iv) Compassionate appointment shall be made available to the person concerned if there is a vacancy meant for compassionate appointment and he or she is found eligible and suitable under the scheme.
v) Requests for compassionate appointment consequent on death or retirement on medical grounds of erstwhile sub-staff may be considered with greater sympathy by applying relaxed standards depending on the facts and circumstances of the case.” 
6. The aforementioned application submitted by the petitioner seeking compassionate appointment however, was declined by the respondent-Bank vide order dated 15.02.2016 (Annexure-R/3) and the same has been communicated to the petitioner vide letter dated 20.02.2016 (Annexure-4).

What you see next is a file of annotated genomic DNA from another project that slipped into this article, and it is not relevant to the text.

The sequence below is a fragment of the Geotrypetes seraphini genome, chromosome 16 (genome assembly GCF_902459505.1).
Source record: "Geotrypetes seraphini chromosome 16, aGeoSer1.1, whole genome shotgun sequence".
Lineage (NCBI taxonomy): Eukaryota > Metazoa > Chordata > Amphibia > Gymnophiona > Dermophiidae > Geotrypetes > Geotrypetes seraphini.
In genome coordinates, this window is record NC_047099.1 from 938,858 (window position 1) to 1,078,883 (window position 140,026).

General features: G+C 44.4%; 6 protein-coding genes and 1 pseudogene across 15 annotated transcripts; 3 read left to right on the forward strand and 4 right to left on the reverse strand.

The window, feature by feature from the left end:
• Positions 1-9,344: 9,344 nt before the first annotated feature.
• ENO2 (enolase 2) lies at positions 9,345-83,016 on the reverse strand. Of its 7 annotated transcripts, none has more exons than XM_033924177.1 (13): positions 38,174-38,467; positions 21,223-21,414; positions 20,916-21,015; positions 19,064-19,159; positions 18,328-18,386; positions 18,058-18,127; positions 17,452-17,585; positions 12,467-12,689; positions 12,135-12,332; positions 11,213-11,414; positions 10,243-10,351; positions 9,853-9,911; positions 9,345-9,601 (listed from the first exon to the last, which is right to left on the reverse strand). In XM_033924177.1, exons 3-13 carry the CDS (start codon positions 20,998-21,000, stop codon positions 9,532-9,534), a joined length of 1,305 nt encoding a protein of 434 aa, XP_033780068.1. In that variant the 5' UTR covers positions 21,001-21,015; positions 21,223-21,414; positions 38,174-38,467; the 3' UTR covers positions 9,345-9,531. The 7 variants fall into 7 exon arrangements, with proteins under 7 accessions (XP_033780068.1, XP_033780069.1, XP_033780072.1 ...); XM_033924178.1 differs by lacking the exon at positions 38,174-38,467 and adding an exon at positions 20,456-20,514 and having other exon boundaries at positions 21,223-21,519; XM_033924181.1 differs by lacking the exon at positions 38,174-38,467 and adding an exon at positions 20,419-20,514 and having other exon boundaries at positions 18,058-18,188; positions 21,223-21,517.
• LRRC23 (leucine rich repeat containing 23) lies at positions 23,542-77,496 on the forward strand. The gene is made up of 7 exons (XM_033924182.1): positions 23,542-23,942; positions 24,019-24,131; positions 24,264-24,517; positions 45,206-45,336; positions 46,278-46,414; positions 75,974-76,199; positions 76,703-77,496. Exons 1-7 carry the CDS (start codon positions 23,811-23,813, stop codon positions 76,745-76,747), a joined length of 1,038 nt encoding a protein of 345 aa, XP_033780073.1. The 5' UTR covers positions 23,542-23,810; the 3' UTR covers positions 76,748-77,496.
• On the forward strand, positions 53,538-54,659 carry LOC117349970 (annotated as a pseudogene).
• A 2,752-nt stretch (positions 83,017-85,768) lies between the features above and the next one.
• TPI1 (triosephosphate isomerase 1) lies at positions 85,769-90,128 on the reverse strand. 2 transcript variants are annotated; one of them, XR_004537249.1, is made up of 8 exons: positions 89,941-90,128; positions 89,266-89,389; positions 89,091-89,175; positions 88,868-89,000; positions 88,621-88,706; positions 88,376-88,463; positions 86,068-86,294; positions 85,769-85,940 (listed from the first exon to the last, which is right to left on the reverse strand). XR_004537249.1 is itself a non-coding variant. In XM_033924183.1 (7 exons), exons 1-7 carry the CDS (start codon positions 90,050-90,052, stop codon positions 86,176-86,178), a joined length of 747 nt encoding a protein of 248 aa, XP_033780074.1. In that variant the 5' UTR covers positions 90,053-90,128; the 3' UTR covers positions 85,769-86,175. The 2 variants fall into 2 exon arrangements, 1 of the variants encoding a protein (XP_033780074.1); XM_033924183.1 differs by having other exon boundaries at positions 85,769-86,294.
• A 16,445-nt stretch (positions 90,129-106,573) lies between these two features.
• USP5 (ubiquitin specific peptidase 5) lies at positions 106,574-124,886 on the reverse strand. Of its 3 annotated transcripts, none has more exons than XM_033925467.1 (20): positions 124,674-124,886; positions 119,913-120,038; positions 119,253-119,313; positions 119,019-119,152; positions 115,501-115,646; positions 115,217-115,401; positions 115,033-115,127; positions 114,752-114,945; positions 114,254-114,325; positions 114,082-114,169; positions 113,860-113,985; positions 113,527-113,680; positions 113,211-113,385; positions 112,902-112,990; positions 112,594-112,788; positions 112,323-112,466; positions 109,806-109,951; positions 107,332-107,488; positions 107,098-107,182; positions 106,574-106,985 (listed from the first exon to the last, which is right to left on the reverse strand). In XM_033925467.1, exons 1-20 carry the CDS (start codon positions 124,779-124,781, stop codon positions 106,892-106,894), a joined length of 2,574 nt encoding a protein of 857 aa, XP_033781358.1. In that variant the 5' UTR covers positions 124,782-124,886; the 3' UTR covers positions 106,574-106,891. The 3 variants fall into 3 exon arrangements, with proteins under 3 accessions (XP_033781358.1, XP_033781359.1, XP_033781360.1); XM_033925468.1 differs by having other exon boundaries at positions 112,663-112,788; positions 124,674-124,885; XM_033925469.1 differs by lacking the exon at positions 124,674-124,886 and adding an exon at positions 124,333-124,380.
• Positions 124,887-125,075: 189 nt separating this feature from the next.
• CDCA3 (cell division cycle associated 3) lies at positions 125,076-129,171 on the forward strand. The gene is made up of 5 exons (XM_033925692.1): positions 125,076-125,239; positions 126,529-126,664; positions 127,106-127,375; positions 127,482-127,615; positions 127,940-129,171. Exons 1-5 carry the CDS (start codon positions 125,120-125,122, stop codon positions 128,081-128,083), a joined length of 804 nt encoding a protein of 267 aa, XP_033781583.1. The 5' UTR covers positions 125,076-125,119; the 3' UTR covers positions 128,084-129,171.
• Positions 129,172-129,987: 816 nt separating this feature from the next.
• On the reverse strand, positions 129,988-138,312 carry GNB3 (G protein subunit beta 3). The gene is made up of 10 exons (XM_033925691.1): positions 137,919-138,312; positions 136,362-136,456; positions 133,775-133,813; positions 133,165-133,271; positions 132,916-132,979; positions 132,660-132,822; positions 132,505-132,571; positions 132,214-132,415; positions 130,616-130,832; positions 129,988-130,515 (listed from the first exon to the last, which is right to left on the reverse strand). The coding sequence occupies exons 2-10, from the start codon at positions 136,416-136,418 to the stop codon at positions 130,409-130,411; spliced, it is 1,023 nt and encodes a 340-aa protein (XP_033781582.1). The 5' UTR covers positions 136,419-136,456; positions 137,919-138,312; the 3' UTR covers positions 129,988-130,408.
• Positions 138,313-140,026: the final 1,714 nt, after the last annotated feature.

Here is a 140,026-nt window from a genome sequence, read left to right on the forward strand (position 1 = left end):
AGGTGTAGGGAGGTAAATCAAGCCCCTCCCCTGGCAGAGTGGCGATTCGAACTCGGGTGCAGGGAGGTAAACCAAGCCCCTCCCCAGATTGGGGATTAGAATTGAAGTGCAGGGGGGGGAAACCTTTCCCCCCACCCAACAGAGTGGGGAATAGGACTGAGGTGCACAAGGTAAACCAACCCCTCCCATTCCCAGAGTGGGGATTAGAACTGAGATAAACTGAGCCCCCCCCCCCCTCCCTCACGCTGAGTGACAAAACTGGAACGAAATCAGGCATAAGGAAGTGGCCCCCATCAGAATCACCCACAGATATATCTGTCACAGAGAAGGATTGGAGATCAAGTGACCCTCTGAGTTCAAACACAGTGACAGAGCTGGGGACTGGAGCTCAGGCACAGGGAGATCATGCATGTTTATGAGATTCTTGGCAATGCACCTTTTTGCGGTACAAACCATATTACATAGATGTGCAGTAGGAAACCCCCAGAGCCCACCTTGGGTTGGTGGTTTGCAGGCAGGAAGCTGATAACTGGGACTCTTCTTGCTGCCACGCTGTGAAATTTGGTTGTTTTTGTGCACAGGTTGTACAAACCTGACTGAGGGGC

7. As per learned counsel for the petitioner, since the petitioner has submitted the application for compassionate appointment under the aforequoted scheme, therefore, he ought to have been given such appointment.
8. Learned counsel for the petitioner has relied upon the precedent law laid down by the Hon’ble Apex Court in Canara Bank & Anr. Vs. M.Mahesh Kumar, reported in (2015) 7 SCC 412, relevant portion of which reads as under: 
“ . . . . . . . . . . . .
17. In Umesh Kumar Nagpal v. State of Haryana [(1994) 4 SCC 138 : 1994 SCC (L&S) 930 : (1994) 27 ATC 537] , while emphasising that a compassionate appointment cannot be claimed as a matter of course or in posts above Classes III and IV, this Court had observed that: (SCC p. 140, para 2)